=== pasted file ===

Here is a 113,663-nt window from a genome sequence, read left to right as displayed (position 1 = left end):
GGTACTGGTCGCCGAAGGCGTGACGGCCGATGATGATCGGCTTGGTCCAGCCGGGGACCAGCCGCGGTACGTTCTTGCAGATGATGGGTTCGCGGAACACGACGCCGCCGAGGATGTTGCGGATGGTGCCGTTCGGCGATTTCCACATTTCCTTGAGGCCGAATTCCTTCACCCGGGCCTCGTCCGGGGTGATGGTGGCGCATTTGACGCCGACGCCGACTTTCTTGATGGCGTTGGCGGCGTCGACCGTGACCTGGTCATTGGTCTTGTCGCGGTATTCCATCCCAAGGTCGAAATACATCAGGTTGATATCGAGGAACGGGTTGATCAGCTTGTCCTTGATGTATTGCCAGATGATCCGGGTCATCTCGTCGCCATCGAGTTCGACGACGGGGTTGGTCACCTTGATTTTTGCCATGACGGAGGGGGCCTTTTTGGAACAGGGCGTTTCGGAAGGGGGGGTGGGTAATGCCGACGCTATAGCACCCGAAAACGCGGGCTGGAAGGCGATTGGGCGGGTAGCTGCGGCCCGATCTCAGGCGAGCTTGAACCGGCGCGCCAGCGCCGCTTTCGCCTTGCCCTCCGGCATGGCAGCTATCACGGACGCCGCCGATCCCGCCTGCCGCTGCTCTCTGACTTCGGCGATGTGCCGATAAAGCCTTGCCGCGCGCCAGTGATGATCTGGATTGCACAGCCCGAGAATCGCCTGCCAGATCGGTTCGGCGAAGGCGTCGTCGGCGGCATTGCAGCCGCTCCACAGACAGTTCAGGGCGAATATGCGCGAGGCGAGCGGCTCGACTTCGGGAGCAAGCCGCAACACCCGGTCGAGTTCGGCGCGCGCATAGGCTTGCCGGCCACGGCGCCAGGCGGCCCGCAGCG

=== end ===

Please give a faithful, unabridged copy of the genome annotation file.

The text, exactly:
Here is a 113,663-nt window from a genome sequence, read left to right as displayed (position 1 = left end):
GGTACTGGTCGCCGAAGGCGTGACGGCCGATGATGATCGGCTTGGTCCAGCCGGGGACCAGCCGCGGTACGTTCTTGCAGATGATGGGTTCGCGGAACACGACGCCGCCGAGGATGTTGCGGATGGTGCCGTTCGGCGATTTCCACATTTCCTTGAGGCCGAATTCCTTCACCCGGGCCTCGTCCGGGGTGATGGTGGCGCATTTGACGCCGACGCCGACTTTCTTGATGGCGTTGGCGGCGTCGACCGTGACCTGGTCATTGGTCTTGTCGCGGTATTCCATCCCAAGGTCGAAATACATCAGGTTGATATCGAGGAACGGGTTGATCAGCTTGTCCTTGATGTATTGCCAGATGATCCGGGTCATCTCGTCGCCATCGAGTTCGACGACGGGGTTGGTCACCTTGATTTTTGCCATGACGGAGGGGGCCTTTTTGGAACAGGGCGTTTCGGAAGGGGGGGTGGGTAATGCCGACGCTATAGCACCCGAAAACGCGGGCTGGAAGGCGATTGGGCGGGTAGCTGCGGCCCGATCTCAGGCGAGCTTGAACCGGCGCGCCAGCGCCGCTTTCGCCTTGCCCTCCGGCATGGCAGCTATCACGGACGCCGCCGATCCCGCCTGCCGCTGCTCTCTGACTTCGGCGATGTGCCGATAAAGCCTTGCCGCGCGCCAGTGATGATCTGGATTGCACAGCCCGAGAATCGCCTGCCAGATCGGTTCGGCGAAGGCGTCGTCGGCGGCATTGCAGCCGCTCCACAGACAGTTCAGGGCGAATATGCGCGAGGCGAGCGGCTCGACTTCGGGAGCAAGCCGCAACACCCGGTCGAGTTCGGCGCGCGCATAGGCTTGCCGGCCACGGCGCCAGGCGGCCCGCAGCG